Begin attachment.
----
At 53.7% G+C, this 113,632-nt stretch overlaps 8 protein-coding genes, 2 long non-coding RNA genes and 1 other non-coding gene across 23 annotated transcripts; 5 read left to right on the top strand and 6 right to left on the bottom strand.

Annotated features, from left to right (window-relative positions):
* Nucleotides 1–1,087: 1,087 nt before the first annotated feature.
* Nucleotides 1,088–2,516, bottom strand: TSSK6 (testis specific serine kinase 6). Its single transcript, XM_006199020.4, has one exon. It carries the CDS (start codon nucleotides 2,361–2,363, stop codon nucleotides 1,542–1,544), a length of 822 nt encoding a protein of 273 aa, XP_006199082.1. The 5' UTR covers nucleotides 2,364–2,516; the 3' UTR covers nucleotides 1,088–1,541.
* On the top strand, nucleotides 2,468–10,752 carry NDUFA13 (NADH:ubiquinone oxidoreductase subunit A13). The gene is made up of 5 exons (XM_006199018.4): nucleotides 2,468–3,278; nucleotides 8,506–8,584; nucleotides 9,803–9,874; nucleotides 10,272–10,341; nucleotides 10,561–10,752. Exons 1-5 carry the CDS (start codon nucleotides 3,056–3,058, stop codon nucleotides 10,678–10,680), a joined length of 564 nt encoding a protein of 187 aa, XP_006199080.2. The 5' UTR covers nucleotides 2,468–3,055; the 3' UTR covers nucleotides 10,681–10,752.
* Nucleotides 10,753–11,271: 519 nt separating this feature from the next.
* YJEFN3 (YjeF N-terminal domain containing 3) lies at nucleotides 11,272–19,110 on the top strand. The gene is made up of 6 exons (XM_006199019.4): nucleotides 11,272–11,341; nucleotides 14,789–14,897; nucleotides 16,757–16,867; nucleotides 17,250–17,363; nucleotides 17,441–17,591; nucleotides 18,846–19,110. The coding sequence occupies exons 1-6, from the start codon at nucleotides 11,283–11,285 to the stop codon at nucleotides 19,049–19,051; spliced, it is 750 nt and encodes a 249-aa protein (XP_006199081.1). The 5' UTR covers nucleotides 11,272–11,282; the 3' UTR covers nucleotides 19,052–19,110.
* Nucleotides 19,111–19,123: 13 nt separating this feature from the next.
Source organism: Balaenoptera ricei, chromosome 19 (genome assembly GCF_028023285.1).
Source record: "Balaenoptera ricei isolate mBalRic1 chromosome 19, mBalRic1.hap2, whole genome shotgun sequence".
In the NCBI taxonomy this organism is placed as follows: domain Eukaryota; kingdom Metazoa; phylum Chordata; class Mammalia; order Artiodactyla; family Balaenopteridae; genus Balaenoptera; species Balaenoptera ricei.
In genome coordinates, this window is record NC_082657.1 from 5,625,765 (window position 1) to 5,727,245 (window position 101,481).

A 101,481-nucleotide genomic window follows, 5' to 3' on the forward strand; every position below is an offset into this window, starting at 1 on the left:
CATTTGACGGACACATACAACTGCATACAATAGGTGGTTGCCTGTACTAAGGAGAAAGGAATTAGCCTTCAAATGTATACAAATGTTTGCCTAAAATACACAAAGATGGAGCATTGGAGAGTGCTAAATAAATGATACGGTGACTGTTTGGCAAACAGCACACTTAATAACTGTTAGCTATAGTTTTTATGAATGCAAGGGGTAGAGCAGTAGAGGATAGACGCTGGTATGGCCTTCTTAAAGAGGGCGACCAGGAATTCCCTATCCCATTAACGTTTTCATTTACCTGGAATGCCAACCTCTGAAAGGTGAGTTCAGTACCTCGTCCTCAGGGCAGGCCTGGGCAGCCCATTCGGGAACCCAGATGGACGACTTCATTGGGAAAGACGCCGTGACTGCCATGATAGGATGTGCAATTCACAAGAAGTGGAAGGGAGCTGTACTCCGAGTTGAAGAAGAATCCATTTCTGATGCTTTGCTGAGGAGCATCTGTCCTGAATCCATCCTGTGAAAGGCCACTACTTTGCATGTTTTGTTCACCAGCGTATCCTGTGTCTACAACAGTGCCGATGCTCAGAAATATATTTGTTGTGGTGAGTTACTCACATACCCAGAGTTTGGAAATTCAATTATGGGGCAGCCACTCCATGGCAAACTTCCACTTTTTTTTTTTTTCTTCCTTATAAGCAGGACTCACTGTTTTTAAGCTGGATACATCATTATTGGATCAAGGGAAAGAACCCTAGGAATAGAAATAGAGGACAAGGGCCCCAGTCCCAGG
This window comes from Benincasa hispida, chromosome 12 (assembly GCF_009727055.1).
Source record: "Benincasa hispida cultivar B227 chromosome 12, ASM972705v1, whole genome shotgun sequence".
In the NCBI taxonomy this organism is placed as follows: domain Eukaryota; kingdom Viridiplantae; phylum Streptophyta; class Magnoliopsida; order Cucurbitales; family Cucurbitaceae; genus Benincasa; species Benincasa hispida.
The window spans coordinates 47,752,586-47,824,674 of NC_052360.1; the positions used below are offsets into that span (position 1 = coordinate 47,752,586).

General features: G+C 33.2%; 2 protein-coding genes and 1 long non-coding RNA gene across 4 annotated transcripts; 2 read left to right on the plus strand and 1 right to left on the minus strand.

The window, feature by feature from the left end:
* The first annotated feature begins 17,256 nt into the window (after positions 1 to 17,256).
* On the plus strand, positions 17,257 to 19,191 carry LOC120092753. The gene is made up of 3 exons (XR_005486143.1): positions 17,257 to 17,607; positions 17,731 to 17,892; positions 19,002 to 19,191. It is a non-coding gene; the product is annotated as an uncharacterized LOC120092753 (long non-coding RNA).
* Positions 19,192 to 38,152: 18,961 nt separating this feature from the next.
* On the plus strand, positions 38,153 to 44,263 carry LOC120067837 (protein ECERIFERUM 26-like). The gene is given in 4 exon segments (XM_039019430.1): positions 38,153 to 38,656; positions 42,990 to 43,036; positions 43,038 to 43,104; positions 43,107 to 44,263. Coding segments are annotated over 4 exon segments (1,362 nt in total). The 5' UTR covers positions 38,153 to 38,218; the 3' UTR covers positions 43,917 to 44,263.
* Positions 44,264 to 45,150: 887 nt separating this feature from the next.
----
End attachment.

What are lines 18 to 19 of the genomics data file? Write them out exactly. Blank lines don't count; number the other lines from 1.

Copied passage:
The window spans coordinates 47,752,586-47,824,674 of NC_052360.1; the positions used below are offsets into that span (position 1 = coordinate 47,752,586).

General features: G+C 33.2%; 2 protein-coding genes and 1 long non-coding RNA gene across 4 annotated transcripts; 2 read left to right on the plus strand and 1 right to left on the minus strand.